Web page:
Battle of Horseshoe Bend (1814)
The Battle of Horseshoe Bend (also known as Tehopeka, Tohopeka, Cholocco Litabixbee, or The Horseshoe), was fought during the War of 1812 in the Mississippi Territory, now central Alabama. On March 27, 1814, United States forces and Indian allies under Major General Andrew Jackson defeated the Red Sticks, a part of the Creek Indian tribe who opposed American expansion, effectively ending the Creek War.
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The Creek Indians of Georgia and the eastern part of the Mississippi Territory had become divided into two factions: the Upper Creeks (or Red Sticks), a majority who opposed American expansion and sided with the British and the colonial authorities of Spanish Florida during the War of 1812; and the Lower Creek, who were more assimilated into the Anglo culture, had a stronger relationship with the U.S. Indian Agent Benjamin Hawkins, and sought to remain on good terms with the Americans.
The Shawnee leader Tecumseh visited Creek and other Southeast Indian towns in 1811–1812 to recruit warriors to join his war against American territorial encroachment. The Red Sticks, young men who wanted to revive traditional religious and cultural practices, were already forming, resisting assimilation. They began to raid American frontier settlements. When the Lower Creek helped U.S. forces to capture and punish leading raiders, the Lower Creek were punished in turn by the Red Sticks.
In 1813, militia troops intercepted a Red Stick party returning from obtaining arms in (Spanish colonial) Pensacola. While they were looting the material, the Red Sticks returned and defeated them, at what became known as the Battle of Burnt Corn. Red Sticks' raiding of enemy settlements continued; and in August 1813 they attacked Fort Mims, in retaliation for the Burnt Corn attack.
After the Fort Mims massacre, frontier settlers appealed to the government for help. Since Federal military forces were committed to waging the War of 1812 against Great Britain, the governments of Tennessee, Georgia, and the Mississippi Territory organized militia forces, which together with Lower Creek and Cherokee allies, fought against the Red Sticks.
Andrew Jackson and his forces won the Battle of Horseshoe Bend in 1814. Horseshoe Bend was the major battle of the Creek War, in which Jackson sought to "clear" the Mississippi Territory for American settlement. He commanded an army of Tennessee militia men, which he had turned into a well-trained fighting force. Added to the militia units were the 39th United States Infantry and about 600 Cherokee, Choctaw, and Lower Creek, fighting against the Red Stick Creek warriors.
After leaving Fort Williams in the spring of 1814, Jackson's army cut its way through the forest to within six miles (10 km) of Chief Menawa's Red Stick camp Tehopeka, near a bend in the Tallapoosa River called "Horseshoe Bend"—located in what is now central Alabama, 12 miles (19 km) east of present-day Alexander City. Jackson sent General John Coffee with the mounted infantry and the Indian allies south across the river to surround the Red Sticks' camp, while Jackson stayed with the rest of the 2,000 infantry north of the camp.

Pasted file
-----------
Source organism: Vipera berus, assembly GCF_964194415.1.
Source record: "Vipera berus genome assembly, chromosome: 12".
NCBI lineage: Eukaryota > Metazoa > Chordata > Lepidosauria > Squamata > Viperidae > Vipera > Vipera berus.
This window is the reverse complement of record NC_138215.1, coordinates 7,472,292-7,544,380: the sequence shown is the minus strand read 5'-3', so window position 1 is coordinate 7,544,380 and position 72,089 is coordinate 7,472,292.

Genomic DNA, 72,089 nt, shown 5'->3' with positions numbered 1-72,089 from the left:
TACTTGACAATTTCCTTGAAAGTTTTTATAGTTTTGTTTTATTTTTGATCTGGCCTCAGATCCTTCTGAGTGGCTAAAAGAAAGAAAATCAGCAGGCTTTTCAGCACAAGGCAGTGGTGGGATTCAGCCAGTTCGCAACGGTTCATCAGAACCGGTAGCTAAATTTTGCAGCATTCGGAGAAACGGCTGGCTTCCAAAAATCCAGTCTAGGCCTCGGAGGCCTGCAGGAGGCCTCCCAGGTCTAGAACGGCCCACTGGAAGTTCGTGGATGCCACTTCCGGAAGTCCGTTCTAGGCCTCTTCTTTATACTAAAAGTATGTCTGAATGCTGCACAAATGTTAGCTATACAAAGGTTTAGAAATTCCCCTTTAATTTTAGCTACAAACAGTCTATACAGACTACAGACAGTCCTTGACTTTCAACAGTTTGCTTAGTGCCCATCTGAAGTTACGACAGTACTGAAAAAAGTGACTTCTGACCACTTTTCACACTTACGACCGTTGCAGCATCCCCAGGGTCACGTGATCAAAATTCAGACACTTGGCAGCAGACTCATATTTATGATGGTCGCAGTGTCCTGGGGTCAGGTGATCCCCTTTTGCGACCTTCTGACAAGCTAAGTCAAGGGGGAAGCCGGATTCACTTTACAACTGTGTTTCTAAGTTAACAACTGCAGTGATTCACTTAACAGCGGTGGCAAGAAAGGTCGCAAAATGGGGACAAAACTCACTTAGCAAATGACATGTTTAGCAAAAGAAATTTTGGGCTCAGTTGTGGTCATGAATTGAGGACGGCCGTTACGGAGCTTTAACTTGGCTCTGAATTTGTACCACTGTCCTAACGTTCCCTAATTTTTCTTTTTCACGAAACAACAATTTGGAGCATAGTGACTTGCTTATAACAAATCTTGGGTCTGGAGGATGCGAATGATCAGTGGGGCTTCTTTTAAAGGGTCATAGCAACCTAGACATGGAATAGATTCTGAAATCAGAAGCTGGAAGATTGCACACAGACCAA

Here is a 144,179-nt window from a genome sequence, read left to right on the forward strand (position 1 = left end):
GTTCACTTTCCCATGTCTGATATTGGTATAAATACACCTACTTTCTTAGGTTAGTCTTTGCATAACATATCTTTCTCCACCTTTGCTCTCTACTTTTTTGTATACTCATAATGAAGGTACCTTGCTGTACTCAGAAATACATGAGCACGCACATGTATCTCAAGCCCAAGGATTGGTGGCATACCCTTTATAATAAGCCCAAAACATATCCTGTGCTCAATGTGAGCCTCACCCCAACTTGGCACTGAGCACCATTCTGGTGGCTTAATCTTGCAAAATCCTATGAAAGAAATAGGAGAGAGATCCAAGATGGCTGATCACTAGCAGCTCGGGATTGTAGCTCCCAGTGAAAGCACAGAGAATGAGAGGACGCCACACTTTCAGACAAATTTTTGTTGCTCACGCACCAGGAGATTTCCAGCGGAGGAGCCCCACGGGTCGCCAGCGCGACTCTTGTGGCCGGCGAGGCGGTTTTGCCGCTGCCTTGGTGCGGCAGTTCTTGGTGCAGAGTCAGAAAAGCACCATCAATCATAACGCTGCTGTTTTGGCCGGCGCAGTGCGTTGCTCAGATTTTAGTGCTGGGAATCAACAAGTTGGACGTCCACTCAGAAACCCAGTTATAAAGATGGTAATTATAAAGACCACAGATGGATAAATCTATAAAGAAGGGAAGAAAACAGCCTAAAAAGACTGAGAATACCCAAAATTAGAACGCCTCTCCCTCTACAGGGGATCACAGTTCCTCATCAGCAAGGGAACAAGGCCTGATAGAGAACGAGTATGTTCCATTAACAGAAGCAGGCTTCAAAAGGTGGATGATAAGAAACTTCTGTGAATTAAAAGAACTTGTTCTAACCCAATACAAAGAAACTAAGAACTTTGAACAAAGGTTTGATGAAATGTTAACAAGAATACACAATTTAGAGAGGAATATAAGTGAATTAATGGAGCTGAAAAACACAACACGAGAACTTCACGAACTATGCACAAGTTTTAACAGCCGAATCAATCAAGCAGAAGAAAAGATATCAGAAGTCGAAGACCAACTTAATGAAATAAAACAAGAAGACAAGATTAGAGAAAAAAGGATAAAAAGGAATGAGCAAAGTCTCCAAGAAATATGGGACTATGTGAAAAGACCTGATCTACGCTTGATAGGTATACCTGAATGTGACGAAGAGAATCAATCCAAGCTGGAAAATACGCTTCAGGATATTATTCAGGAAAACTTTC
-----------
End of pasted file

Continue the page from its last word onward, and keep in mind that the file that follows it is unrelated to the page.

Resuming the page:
On March 27, 1814, General Andrew Jackson led troops consisting of 2,600 American soldiers, 500 Cherokee, and 100 Lower Creek allies up a steep hill near Tehopeka. From this vantage point, Jackson would begin his attack on the Red Stick fortification. At 6:30am, he split his troops and sent roughly 1300 men to cross the Tallapoosa River and surround the Creek village. Then, at 10:30 a.m., Jackson's remaining troops began an artillery barrage which consisted of two cannons firing for about two hours. Little damage was caused to the Red Sticks or their 400-yard-long, log-and-dirt fortifications. In fact, Jackson was quite impressed with the measures the Red Sticks took to protect their position. As he later wrote:
|“||It is impossible to conceive a situation more eligible for defence than the one they had chosen and the skill which they manifested in their breastwork was really astonishing. It extended across the point in such a direction as that a force approaching would be exposed to a double fire, while they lay entirely safe behind it. It would have been impossible to have raked it with cannon to any advantage even if we had had possession of one extremity.||”|
Soon, Jackson ordered a bayonet charge. The 39th U.S. Infantry, led by Colonel John Williams, charged the breastworks and engaged the Red Sticks in hand-to-hand combat. Sam Houston (the future statesman and leader of Texas) served as a third lieutenant in Jackson's army. Houston was one of the first to make it over the log barricade alive and received a wound from a Creek arrow that troubled him for the rest of his life.